It was one of the best things my Mother ever did for me. I worked there until I was 17, and then came back during University holidays, and also for a brief spell after I graduated. I do believe we learn more in our first job than in any other job we have afterwards, so here's what my first job taught me about life, work and money.

We are capable of more than we realise
On my first night, I was horrified to discover we had to take the meals into the bar and shout out a number. The customer with the corresponding number would then acknowledge us and we would take their meal over. I had to shout out a number in front of a room of complete strangers! The first time I had to do this alone, my shy heart almost hammered its way out of my chest. I was dizzy with fear and could barely remember the damn number! But after I'd done it a few times, that was it. Easy. It seems such a small deal now, as I've given talks to groups of nearly a hundred, but it was a massive deal at the time and it boosted my confidence no end. We are always capable of more than we realise, and once we try something, its surprising where it will lead. Remember - we can't be brave if we never feel fear!!

Manners go a long way
As both a waitress and a customer. Manners and an efficient, polite service meant more tips and pleasant customers. But at the same time, manners were beyond some customers and I really wanted to tip their food over their head. Or spit in it. I never did, but it made me aware that there are others out there who would do just that! There will always be mistakes and complaints but a customer who complaints politely and fairly, will get less of an ear-bashing than those who are just a complete arse. So yeah, be nice. But if someone isn't nice, don't let them ruin your day. But don't spit in their soup, either...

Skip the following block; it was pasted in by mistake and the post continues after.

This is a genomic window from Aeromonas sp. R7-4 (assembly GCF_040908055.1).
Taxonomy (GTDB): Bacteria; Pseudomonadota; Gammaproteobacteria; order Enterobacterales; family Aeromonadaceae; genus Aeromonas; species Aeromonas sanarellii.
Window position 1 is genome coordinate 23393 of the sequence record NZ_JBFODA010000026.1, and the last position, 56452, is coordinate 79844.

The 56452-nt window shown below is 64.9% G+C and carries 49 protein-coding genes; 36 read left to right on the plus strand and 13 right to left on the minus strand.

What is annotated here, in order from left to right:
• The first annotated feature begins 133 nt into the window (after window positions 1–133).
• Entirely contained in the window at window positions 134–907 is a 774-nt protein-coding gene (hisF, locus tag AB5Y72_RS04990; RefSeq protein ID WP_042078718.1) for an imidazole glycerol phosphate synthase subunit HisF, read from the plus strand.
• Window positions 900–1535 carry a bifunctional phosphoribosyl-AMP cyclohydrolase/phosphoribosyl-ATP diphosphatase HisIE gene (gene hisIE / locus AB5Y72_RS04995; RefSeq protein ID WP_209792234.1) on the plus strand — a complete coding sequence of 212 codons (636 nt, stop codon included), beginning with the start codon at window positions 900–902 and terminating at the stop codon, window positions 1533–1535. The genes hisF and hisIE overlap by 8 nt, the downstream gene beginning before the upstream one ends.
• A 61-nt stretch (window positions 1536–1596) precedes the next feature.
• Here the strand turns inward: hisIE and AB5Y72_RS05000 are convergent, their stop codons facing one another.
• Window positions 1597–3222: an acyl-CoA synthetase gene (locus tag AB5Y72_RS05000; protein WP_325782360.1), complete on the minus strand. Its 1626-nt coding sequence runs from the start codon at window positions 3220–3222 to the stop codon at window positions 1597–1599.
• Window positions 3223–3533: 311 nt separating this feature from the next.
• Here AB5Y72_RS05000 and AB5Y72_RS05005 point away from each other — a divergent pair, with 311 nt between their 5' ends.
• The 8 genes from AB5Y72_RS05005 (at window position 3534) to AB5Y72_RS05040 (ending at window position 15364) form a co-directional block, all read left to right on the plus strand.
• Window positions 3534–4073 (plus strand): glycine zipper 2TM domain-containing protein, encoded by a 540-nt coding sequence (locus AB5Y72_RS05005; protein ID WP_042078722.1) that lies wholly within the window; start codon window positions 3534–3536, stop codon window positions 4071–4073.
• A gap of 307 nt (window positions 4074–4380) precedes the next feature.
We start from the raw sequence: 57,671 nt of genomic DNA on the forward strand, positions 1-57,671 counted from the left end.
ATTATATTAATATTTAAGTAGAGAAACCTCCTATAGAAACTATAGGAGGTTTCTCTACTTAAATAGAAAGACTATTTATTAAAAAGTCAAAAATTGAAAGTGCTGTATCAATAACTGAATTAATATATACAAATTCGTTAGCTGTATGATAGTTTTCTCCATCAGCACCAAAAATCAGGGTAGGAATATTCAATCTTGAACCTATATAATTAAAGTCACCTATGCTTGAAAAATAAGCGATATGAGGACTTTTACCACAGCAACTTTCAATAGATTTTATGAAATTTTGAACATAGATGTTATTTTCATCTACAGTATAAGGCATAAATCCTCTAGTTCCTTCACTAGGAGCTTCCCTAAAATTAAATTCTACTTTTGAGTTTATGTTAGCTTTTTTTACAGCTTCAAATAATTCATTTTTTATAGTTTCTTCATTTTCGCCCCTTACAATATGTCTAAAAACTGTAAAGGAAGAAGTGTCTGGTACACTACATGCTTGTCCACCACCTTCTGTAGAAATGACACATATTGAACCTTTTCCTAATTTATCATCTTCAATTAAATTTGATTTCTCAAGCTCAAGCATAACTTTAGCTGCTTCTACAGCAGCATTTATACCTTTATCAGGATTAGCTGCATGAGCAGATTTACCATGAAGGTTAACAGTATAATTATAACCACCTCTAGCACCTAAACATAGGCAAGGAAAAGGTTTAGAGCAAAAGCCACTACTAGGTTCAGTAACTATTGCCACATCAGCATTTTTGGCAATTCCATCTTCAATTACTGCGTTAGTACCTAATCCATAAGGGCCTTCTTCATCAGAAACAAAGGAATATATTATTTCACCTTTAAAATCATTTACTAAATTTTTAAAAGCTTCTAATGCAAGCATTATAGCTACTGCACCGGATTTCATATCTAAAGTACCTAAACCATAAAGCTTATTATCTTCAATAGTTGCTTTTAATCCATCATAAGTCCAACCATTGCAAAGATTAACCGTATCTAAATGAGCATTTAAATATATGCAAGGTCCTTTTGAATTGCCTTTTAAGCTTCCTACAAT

Learn as much as you can
This is something I picked up unintentionally, mainly because I was scared of having nothing to do incase I got told off for just standing around. I watched the housemaids using the pedal iron, so that I could learn how to iron bedsheets and pillowcases myself. I helped the breakfast chef so that I could cook breakfasts myself in the smaller sister hotel when there was only a couple of guests. I watched everything the full-time waitresses did so that I knew what small, unimportant jobs needed to be done. This meant I could cover for various members of staff, the result of which meant I got extra hours plus I never got told off for doing nothing! As humans, we're meant to keep learning. And the more we learn, the more scope there is for us.

Look for possibilities and take chances
Early on, I knew I wanted to work on reception. I'd grown to enjoy working with the customers and as time went on, I knew a lot about the hotel. When I was 16, I had the opportunity to do 2 weeks work experience through school. I approached my Manager and asked if I could do it in the hotel and learn how to cover reception. She agreed, so I spent 2 weeks learning the ropes, before moving on to regular reception shifts at weekends. I then progressed onto more or less running the small sister hotel during my summer holidays when I was seventeen. It was a wonderful summer and I loved every minute of it. So the point is, don't be scared to ask. Don't be scared to take chances and grab possibilities with both hands. People might say no. Things might not work out. But at least you tried.

People are much less interested in you than you think